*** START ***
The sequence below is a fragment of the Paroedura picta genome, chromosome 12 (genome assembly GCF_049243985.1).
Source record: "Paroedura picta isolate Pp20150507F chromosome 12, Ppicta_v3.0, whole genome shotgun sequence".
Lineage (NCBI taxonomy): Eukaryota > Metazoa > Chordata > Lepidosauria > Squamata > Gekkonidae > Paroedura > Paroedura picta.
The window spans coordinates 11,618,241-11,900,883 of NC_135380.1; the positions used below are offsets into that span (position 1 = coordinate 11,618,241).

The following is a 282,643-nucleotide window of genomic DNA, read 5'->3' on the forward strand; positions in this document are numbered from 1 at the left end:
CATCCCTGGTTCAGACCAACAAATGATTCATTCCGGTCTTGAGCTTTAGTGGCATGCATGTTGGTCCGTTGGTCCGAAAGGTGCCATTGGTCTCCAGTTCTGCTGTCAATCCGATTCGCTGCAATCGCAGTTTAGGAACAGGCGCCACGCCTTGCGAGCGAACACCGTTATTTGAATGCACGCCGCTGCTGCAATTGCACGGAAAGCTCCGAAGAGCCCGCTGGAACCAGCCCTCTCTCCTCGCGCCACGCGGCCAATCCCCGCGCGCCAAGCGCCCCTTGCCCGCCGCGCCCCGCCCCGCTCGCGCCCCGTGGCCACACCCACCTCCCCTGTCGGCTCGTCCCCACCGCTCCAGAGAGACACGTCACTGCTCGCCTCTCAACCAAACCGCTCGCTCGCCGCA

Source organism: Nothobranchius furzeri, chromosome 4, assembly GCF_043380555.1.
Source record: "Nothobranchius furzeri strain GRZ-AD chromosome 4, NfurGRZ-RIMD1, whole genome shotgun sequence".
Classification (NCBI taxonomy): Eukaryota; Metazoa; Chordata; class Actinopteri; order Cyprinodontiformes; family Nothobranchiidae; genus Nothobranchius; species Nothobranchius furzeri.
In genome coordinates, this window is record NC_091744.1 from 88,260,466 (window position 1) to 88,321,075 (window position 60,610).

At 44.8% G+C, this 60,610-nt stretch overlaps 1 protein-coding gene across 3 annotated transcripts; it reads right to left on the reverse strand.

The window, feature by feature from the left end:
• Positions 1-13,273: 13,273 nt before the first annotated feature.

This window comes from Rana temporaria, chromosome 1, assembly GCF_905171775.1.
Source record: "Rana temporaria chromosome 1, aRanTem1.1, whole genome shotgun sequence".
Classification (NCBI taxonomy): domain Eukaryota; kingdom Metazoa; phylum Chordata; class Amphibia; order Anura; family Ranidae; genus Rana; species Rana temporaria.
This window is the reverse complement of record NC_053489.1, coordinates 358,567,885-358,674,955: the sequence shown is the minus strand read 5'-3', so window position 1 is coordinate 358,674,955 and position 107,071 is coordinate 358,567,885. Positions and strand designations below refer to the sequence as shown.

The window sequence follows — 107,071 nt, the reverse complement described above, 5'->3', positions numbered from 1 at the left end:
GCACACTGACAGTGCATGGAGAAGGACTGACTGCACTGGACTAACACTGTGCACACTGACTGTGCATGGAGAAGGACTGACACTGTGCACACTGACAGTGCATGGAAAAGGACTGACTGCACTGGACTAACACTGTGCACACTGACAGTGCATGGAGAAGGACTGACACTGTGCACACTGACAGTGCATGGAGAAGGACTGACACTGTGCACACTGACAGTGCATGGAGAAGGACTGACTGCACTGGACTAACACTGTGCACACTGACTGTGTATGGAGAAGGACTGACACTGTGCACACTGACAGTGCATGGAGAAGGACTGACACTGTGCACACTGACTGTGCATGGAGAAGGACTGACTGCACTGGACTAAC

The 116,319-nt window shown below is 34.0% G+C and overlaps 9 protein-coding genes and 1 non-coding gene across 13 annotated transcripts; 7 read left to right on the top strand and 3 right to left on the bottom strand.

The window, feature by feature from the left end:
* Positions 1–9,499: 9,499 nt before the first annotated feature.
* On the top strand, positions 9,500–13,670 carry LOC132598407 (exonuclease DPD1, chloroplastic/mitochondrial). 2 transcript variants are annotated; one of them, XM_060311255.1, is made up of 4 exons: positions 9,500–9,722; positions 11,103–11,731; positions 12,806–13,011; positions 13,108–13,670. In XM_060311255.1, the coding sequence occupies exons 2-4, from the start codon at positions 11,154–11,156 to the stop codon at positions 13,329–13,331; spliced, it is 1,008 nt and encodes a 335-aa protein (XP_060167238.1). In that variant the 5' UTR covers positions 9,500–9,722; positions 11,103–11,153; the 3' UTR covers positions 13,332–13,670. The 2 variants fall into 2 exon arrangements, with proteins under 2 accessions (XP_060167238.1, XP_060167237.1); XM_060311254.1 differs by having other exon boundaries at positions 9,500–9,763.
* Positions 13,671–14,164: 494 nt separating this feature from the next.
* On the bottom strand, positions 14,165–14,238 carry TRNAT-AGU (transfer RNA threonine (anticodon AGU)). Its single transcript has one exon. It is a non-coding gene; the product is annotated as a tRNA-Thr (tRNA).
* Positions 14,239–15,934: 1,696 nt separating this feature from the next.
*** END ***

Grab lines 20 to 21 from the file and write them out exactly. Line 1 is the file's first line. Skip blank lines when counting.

The 116,319-nt window shown below is 34.0% G+C and overlaps 9 protein-coding genes and 1 non-coding gene across 13 annotated transcripts; 7 read left to right on the top strand and 3 right to left on the bottom strand.

The window, feature by feature from the left end: